Bureau of Aircraft Accidents Archives. Convair CV United States of America. N Read more about N
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Bureau of Aircraft Accidents Archives. Convair CV United States of America. N Read more about N Type of aircraft: Convair CV Operator: Gambcrest. Registration: NFW. Flight Phase: Landing descent or approach. Survivors: Yes. Site: Plain, Valley. Schedule: Dakar-Cap Skirring. MSN: YOM: Location: Kafountine. Ziguinchor Region. Country: Senegal. Region: Africa. Crew on board: 6. Pax on board: Total fatalities: Registration: N Flight Type: Cargo.
Site: Airport less than 10 km from airport. Schedule: Chicago - Oklahoma City. Location: Bartlesville-Frank Phillips. Country: United States of America. Region: North America. Crew on board: 2. Pax on board: 0. Total fatalities: 0. Aircraft flight hours: The captain then left the cockpit while cross-feeding. Both tank valves and the right boost pump were on. The right tank ran dry, the right engine failed, and the prop autofeathered while the captain was absent. The captain returned, turned on the left boost pump, but left the right boost pump and the valves open, and attempted to restart the right engine.
The left engine then failed but this was not recognized by the crew. The electrical system failed due to the attempted restarts and the fact that nonessential equipment was not turned off.
The captain did not apply sufficient pull to the emergency gear handle to lower the gear manually. The aircraft was landed on a short wet sod runway, with the gear and flaps up, at a high rate of speed.
The aircraft ran off the end of the runway, through a ditch, across a road, and into trees. Both pilots escaped uninjured. Probable cause: Occurrence 1: loss of engine power total - nonmechanical Phase of operation: cruise - normal Findings 1.
Fluid, fuel - starvation 3. Flight number: VS Country: Norway. Region: Europe. Crew on board: 4. Aircraft flight cycles: Circumstances: Following an uneventful charter flight from Zurich, the crew started the approach to runway 19 in excellent weather conditions. Following a wrong approach configuration, the aircraft landed nose first. On touchdown, the nose gear collapsed and the airplane slid on its nose for several meters before both mains gears collapsed as well.
The airplane slid on its belly for dozen meters, veered off runway to the left and came to rest in a grassy area. All 60 occupants were evacuated safely while the aircraft was damaged beyond repair. Probable cause: Wrong approach configuration on part of the captain who failed to follow several points of the approach procedure.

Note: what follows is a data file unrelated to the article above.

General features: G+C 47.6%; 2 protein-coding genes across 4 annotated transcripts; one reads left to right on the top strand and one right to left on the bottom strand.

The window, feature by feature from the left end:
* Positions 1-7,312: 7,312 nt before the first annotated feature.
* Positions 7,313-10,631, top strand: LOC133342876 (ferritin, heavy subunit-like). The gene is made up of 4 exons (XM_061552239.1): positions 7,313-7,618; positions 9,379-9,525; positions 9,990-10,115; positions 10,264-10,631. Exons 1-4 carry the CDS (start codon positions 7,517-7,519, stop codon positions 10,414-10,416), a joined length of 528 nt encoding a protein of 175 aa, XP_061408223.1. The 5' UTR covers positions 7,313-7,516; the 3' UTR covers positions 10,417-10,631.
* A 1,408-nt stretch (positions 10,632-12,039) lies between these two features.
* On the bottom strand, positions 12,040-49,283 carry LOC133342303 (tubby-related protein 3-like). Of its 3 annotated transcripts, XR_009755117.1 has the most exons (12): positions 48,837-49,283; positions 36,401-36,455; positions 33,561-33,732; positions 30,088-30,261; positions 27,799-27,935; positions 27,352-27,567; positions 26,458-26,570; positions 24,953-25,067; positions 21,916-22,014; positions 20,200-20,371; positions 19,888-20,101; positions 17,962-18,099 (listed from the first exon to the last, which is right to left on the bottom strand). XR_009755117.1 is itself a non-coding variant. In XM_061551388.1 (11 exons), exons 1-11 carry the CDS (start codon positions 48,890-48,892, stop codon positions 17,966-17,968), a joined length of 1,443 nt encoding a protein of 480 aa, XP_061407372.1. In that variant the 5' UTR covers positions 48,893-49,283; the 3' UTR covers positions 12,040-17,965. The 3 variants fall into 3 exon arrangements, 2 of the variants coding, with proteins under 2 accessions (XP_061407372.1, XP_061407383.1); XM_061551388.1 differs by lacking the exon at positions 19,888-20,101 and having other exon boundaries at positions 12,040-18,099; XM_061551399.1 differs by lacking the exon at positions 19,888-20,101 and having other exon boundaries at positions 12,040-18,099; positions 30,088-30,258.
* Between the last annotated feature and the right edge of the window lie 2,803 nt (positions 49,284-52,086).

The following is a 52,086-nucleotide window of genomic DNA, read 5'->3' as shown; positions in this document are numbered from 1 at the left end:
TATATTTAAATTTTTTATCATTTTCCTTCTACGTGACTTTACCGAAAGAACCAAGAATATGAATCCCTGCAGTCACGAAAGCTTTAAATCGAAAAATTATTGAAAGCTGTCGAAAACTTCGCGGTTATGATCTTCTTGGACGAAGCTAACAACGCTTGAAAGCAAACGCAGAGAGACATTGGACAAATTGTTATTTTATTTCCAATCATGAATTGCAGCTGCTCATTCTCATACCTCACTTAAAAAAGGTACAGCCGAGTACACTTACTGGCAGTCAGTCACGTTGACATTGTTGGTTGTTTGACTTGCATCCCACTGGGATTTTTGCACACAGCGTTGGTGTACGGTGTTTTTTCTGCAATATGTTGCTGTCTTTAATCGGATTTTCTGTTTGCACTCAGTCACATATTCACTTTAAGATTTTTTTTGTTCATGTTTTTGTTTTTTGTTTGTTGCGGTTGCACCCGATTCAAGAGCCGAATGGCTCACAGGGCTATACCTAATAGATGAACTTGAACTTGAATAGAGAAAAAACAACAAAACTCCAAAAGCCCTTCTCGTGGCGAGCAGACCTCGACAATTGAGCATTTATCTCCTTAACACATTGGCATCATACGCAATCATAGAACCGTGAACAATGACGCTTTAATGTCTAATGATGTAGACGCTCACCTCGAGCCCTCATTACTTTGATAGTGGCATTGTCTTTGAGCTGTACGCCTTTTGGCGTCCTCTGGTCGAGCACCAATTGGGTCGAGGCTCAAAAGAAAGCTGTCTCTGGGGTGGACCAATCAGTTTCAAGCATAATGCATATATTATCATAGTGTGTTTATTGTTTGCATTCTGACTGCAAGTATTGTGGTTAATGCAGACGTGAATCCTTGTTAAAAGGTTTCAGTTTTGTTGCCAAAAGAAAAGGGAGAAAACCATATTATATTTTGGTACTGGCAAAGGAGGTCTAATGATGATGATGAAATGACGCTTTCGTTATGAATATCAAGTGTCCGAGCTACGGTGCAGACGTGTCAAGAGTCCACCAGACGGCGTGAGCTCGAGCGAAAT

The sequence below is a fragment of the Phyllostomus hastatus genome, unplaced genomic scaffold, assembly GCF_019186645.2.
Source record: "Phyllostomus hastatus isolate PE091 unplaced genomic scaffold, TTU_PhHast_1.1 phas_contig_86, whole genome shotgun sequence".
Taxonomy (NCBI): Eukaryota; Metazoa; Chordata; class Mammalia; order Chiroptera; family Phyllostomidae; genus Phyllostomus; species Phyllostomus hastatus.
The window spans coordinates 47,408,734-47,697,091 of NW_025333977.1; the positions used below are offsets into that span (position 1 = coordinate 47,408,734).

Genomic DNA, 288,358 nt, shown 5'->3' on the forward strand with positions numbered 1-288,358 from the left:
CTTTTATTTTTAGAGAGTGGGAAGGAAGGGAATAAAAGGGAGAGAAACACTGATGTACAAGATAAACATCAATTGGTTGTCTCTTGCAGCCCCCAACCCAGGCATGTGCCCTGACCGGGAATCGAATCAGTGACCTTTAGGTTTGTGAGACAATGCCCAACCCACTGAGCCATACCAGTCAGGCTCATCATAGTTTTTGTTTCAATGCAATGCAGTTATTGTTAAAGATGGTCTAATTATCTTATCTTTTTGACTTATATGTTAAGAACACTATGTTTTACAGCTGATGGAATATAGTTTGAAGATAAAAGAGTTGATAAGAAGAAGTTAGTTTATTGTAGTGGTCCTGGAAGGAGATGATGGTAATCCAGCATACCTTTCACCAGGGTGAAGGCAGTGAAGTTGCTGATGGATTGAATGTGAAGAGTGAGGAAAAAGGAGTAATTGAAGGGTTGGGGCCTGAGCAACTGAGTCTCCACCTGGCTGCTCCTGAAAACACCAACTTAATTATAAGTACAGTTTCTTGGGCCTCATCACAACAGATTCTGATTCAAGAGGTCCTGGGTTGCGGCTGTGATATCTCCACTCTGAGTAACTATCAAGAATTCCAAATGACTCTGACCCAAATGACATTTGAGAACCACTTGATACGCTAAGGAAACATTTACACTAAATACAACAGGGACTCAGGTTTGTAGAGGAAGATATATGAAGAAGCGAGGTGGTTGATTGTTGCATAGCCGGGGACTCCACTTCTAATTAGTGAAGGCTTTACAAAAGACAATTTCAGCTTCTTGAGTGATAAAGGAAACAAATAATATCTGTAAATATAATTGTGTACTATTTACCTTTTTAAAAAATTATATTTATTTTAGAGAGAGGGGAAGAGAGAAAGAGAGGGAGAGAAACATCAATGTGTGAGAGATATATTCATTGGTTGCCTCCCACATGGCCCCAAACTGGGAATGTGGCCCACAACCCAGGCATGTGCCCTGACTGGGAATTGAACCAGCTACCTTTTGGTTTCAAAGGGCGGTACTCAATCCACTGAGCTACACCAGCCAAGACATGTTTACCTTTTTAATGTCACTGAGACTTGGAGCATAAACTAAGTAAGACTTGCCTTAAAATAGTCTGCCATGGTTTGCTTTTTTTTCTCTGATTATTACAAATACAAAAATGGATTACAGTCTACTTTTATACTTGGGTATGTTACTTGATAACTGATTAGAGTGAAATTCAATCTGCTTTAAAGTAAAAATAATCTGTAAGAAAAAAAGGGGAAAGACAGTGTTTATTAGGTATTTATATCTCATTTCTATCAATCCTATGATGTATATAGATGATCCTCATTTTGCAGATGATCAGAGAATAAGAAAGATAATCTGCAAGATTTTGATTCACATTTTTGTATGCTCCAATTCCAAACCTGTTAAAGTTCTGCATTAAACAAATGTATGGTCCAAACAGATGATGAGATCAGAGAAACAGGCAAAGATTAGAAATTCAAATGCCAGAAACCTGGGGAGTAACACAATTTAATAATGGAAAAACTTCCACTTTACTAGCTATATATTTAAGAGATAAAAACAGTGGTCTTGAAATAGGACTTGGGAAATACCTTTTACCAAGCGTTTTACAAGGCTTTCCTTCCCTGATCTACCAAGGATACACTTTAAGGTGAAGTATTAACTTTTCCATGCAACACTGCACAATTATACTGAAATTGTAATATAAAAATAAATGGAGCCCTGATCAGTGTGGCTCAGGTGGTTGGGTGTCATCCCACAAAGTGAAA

Flight Type: Scheduled Revenue Flight. Schedule: Vancouver - Campbell River. Flight number: PW Location: Campbell River. British Columbia. Country: Canada. Total fatalities: 4. Circumstances: The Convair approached Campbell River with the weather just above minima ,5 miles visibility, feet broken ceiling and wind degrees with gusts to 20 mph.
The crew positioned the aircraft visually 2nm south of the airfield on a westerly heading preparatory to attempting an approach to the west. This would involve a right hand circuit flown above the broken south and west of the airport employing DME and ADF information.
This improvised approach was not in accordance with published approach procedures under instrument conditions. After flying for 1 minute and 40 seconds the crew turned right. A few seconds after the captain expressed concern, the Convair struck a feet hill at feet.
Probable cause: Wrong approach configuration on part of the flying crew who failed to comply with the approved instrument approach procedure. Flight number: CRB All Puerto Rico. Country: Puerto Rico. Region: Central America. Crew on board: 3. Upon impact, the right wing was torn off and the airplane came to rest. All 28 occupants were evacuated safely while the aircraft was damaged beyond repair. Probable cause: The pilot-in-command misjudged distance, speed and altitude on final approach.
Last 15 seconds of flight, the crew adopted a rate of descent of 1, feet per minute. Subscribe to Convair CV Copyright -
Convair 640 Ground Support Equipment
The Convair CV is an American airliner that Convair manufactured from to , initially as a possible replacement for the ubiquitous Douglas DC Featuring a more modern design with cabin pressurization , the series made some inroads as a commercial airliner, and had a long development cycle that produced various civil and military variants. Though reduced in numbers by attrition, various forms of the "Convairliners" continue to fly in the 21st century. The design began with a requirement by American Airlines for an airliner to replace its Douglas DC-3s. Convair's original design, the unpressurised Model , was a twin-engine, low-wing monoplane of all-metal construction, with 30 seats. It had a tricycle landing gear , and a ventral airstair for passenger boarding. Convair used the first prototype for series development work before it had it broken up in
Convair CV-240 family
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